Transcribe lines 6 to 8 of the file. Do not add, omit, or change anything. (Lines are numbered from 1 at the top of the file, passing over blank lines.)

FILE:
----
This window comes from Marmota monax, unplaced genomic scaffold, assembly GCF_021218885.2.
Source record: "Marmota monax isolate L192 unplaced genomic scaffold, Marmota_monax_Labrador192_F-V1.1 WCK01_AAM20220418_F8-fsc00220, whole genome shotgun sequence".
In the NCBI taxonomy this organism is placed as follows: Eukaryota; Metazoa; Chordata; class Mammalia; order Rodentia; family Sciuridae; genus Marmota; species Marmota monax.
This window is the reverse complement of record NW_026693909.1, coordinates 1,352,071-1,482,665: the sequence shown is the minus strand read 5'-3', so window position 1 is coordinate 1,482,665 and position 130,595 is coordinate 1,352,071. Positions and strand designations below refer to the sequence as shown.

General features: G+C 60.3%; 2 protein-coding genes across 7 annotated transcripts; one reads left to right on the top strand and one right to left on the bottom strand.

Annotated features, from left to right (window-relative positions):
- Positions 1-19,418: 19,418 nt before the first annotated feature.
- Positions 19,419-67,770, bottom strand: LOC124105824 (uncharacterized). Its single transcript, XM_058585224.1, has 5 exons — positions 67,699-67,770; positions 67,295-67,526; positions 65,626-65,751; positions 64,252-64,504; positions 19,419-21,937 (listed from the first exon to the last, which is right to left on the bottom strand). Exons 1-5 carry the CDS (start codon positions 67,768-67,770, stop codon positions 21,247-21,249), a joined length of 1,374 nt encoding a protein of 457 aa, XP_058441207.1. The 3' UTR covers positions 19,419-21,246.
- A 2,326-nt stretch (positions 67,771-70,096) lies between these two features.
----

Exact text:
Annotated features, from left to right (window-relative positions):
- Positions 1-19,418: 19,418 nt before the first annotated feature.
- Positions 19,419-67,770, bottom strand: LOC124105824 (uncharacterized). Its single transcript, XM_058585224.1, has 5 exons — positions 67,699-67,770; positions 67,295-67,526; positions 65,626-65,751; positions 64,252-64,504; positions 19,419-21,937 (listed from the first exon to the last, which is right to left on the bottom strand). Exons 1-5 carry the CDS (start codon positions 67,768-67,770, stop codon positions 21,247-21,249), a joined length of 1,374 nt encoding a protein of 457 aa, XP_058441207.1. The 3' UTR covers positions 19,419-21,246.